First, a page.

ghci> let a = openFile "someFile.txt" AppendMode
ghci> :t a
a :: IO Handle

So Handle is wrapped with IO type. You can use the Monad bind operator to extract the Handle out of it.

ghci> let b = a >>= \handle -> return $ CustomType handle

The return function will wrap the CustomType again in the IO monad. You can verify this again in the ghci:

ghci> :t b
b :: IO CustomType

The type of bind or >>= is like this:

ghic> :t (>>=)
(>>=) :: Monad m => m a -> (a -> m b) -> m b

Try to replace m with IO and you get:

(>>=) :: IO a -> (a -> IO b) -> IO b

And that's why you have to use return function with the bind operator, so that it will typecheck.

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So your confusion seems to be with how to use values inside a IO monad. The thing about the IO monad is that its infectious, so whenever you want to do something with a IO value you will get a IO result. This might sound like a pain in the ass, but its actually pretty nice in reality as it keeps the parts of your program pure and gives you complete control over when actions are performed. Instead of trying to get out of the IO monad you have to learn to embrace the haskell way of applying functions to monadic values. Every monad is a functor so you can apply a pure function to a monadic value with fmap. The extra power a monad gives is that it allows you to join contexts together. So if you have a IO a and a IO b you can join the IO's together to get IO (a, b). We can use this knowledge to solve your problem:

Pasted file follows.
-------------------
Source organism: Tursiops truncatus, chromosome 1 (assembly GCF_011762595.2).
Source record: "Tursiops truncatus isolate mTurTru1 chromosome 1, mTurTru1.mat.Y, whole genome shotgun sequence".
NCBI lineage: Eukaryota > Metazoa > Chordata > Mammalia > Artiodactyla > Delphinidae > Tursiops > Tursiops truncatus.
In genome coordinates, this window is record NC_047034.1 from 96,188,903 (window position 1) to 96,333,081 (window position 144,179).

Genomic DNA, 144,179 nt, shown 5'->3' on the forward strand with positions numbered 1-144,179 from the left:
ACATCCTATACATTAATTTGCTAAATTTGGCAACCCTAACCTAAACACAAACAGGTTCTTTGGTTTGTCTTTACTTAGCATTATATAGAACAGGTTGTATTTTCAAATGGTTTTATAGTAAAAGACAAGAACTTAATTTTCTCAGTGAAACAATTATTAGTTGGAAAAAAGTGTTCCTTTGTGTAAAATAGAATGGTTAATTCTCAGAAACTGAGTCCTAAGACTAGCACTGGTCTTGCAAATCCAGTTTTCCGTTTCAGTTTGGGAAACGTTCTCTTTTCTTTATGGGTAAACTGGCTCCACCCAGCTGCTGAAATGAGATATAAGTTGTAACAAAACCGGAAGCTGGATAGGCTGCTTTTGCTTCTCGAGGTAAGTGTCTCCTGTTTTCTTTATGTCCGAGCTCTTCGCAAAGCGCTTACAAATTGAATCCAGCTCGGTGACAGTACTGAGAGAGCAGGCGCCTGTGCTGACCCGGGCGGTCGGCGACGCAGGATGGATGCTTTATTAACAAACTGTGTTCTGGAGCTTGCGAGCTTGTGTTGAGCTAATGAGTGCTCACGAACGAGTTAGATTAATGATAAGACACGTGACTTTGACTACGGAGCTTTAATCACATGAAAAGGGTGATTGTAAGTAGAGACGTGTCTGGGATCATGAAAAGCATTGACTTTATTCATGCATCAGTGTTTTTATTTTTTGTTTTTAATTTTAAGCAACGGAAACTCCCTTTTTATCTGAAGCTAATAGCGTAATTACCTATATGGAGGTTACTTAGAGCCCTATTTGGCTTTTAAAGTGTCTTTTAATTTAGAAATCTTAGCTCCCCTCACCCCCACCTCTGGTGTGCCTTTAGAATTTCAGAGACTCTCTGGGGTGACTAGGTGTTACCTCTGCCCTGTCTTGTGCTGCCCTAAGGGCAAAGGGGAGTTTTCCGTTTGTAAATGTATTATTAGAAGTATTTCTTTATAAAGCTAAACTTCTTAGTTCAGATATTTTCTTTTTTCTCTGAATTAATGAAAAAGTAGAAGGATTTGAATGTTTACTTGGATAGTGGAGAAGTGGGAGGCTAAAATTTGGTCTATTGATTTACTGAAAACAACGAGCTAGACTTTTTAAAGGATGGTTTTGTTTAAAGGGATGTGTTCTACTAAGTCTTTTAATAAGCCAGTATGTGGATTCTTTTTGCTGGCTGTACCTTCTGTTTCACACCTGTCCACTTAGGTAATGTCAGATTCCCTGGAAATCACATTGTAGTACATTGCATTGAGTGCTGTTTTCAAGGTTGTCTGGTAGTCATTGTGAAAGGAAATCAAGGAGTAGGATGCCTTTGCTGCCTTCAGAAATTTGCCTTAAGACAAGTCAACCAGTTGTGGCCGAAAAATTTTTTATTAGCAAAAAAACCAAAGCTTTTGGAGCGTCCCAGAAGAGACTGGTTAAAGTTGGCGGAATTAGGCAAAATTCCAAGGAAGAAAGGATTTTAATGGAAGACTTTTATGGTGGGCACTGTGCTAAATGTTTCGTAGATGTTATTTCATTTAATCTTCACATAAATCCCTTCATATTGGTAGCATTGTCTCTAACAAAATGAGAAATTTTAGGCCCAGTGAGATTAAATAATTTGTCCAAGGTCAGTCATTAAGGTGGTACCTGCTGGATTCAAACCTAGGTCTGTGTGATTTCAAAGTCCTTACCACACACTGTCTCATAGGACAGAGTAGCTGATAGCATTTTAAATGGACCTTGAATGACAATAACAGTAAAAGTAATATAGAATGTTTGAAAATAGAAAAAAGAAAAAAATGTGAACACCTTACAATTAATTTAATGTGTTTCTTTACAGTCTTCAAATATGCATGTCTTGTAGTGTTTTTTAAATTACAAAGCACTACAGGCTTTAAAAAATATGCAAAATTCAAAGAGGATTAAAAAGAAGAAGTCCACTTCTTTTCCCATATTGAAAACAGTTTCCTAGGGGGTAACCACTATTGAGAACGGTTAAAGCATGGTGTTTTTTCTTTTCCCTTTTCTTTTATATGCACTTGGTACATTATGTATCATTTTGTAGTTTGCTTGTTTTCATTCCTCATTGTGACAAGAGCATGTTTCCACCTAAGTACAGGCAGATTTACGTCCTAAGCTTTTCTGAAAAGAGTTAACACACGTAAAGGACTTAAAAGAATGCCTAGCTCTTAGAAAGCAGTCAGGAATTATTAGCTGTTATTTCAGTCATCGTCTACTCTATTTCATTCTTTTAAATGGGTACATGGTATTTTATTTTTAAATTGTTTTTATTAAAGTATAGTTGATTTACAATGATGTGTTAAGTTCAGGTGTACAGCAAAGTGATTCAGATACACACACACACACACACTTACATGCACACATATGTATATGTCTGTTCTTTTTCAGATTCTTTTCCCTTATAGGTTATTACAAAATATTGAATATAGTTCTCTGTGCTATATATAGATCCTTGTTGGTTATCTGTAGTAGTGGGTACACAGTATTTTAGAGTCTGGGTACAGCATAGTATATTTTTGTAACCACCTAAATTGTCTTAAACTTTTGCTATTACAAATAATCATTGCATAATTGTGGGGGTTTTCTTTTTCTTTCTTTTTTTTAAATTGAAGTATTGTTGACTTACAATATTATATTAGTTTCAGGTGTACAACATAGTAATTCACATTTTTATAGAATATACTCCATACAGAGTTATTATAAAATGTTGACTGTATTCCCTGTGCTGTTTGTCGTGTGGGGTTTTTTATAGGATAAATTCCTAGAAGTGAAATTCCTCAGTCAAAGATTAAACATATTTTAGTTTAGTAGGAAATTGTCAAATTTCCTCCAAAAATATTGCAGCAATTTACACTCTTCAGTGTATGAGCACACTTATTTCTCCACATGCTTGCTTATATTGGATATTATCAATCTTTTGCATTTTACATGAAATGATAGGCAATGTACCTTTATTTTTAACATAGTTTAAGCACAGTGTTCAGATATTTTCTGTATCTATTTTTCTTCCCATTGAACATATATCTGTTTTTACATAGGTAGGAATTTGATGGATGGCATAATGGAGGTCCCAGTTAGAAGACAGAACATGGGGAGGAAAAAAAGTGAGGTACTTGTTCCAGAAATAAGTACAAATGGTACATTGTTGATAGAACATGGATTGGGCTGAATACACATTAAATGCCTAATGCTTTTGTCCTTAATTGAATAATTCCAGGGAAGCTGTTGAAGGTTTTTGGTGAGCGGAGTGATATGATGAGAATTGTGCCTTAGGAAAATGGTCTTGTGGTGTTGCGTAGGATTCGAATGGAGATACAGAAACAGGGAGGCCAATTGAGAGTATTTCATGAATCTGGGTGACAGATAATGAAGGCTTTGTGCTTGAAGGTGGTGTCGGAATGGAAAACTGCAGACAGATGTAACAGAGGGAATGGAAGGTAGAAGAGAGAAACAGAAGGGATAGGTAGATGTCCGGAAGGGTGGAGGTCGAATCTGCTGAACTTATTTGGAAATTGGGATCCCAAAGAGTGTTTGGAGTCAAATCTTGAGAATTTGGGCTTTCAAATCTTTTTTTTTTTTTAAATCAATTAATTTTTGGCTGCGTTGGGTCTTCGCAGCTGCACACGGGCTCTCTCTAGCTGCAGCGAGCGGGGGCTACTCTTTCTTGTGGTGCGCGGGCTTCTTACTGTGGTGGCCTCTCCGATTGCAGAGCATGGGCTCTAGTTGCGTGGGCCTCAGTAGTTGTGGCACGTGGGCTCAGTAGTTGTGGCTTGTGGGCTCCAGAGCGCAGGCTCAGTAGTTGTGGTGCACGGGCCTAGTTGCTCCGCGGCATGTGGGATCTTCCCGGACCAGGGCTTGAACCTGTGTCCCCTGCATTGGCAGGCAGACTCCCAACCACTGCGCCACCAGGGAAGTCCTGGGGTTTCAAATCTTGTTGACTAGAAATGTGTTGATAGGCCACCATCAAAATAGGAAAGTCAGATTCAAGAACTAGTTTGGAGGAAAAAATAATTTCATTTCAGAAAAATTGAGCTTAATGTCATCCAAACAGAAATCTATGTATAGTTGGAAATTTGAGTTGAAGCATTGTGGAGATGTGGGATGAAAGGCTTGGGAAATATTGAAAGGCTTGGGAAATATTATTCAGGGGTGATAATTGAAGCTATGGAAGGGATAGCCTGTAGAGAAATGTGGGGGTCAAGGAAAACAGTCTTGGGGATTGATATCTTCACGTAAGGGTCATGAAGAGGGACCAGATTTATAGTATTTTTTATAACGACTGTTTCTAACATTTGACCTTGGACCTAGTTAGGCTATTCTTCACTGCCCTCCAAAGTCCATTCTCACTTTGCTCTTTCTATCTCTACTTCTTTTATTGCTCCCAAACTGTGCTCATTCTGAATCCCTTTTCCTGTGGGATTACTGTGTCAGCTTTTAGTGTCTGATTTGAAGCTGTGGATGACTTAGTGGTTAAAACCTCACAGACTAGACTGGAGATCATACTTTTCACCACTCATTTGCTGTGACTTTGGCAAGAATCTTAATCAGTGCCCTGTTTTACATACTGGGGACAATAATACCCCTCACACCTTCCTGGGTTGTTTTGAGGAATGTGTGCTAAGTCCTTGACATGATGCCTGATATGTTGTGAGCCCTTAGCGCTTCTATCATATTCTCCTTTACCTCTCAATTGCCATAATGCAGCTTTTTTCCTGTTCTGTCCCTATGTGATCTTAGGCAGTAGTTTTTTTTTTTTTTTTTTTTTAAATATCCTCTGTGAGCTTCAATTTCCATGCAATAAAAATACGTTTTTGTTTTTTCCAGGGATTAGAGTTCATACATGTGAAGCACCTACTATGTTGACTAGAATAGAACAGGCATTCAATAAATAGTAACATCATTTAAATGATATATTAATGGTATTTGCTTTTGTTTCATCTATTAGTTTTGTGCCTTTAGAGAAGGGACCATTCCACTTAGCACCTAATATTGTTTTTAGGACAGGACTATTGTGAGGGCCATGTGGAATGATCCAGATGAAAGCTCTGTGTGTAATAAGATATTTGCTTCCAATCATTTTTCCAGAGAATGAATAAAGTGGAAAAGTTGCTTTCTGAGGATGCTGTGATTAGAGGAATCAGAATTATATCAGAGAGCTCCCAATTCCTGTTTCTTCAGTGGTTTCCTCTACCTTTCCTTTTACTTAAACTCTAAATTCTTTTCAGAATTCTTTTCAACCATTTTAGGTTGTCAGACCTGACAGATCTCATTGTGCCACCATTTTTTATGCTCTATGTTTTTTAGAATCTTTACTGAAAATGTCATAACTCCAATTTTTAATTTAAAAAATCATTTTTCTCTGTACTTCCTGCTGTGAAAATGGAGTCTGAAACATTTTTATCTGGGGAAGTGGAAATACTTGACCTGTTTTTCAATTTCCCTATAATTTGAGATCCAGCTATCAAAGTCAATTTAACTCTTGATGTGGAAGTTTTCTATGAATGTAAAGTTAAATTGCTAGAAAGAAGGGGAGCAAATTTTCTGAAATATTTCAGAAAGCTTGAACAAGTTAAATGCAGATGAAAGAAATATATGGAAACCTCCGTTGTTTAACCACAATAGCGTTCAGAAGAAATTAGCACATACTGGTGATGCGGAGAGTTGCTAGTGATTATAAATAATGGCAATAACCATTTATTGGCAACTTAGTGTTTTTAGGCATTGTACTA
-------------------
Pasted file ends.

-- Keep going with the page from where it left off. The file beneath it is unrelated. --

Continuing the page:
openFile has the signature:

openFile :: FilePath -> IOMode -> IO Handle

As mentioned above there is no way* to remove the IO from Handle, so the only thing you can do is to put your type inside the IO monad too. You can for example make this function that uses fmap to apply your object to the IO Handle:

createMyObject :: FilePath -> IO CustomType
createMyObject fp = CustomType `fmap` openFile fp AppendMode

Now you have your object but its in a IO monad so how do you use it? The outermost layer of your application is always in the IO monad. So your main function should have a signature like IO (). Inside the main function you can use other IO values like they are pure by using do notation. The (<-) keyword is kind of like join we talked about above. It draws the value from another IO into the current IO:

main :: IO ()
main = do
    myObjectPure <- createMyObject "someFilePath.txt"

    let myHandle :: Handle -- No IO!
        myHandle = file myObjectPure

    -- Now you can use the functions that takes a pure handle:
    hPutStrLn myHandler "Yay"

By the way you probably shouldn't use a Handle directly this way because it will be really easy for you to forget to close it. Its better to use something like withFile which will close the handle for you when its done.

*Actually there is a way, but you don't need to know about it yet because its very unlikely that you are solving a problem that actually needs it, and its too easy to abuse for someone new.